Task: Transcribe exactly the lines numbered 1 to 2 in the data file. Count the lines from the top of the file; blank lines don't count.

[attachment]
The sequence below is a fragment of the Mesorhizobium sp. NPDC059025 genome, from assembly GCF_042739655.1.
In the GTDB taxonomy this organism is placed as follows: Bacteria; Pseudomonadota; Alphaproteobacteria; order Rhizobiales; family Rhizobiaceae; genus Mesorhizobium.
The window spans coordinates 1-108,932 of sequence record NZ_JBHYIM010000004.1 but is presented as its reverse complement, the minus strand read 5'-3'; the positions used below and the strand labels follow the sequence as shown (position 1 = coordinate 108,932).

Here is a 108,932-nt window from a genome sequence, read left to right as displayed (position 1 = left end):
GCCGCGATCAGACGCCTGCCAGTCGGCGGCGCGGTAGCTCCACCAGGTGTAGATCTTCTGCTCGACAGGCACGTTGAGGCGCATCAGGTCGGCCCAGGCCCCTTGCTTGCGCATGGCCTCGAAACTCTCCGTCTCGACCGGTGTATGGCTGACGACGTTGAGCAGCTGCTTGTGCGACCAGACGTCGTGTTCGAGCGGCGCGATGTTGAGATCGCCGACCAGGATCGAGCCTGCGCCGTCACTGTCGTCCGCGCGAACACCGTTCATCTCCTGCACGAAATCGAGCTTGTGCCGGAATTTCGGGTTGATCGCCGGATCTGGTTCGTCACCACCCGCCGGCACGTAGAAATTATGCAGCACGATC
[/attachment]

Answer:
The sequence below is a fragment of the Mesorhizobium sp. NPDC059025 genome, from assembly GCF_042739655.1.
In the GTDB taxonomy this organism is placed as follows: Bacteria; Pseudomonadota; Alphaproteobacteria; order Rhizobiales; family Rhizobiaceae; genus Mesorhizobium.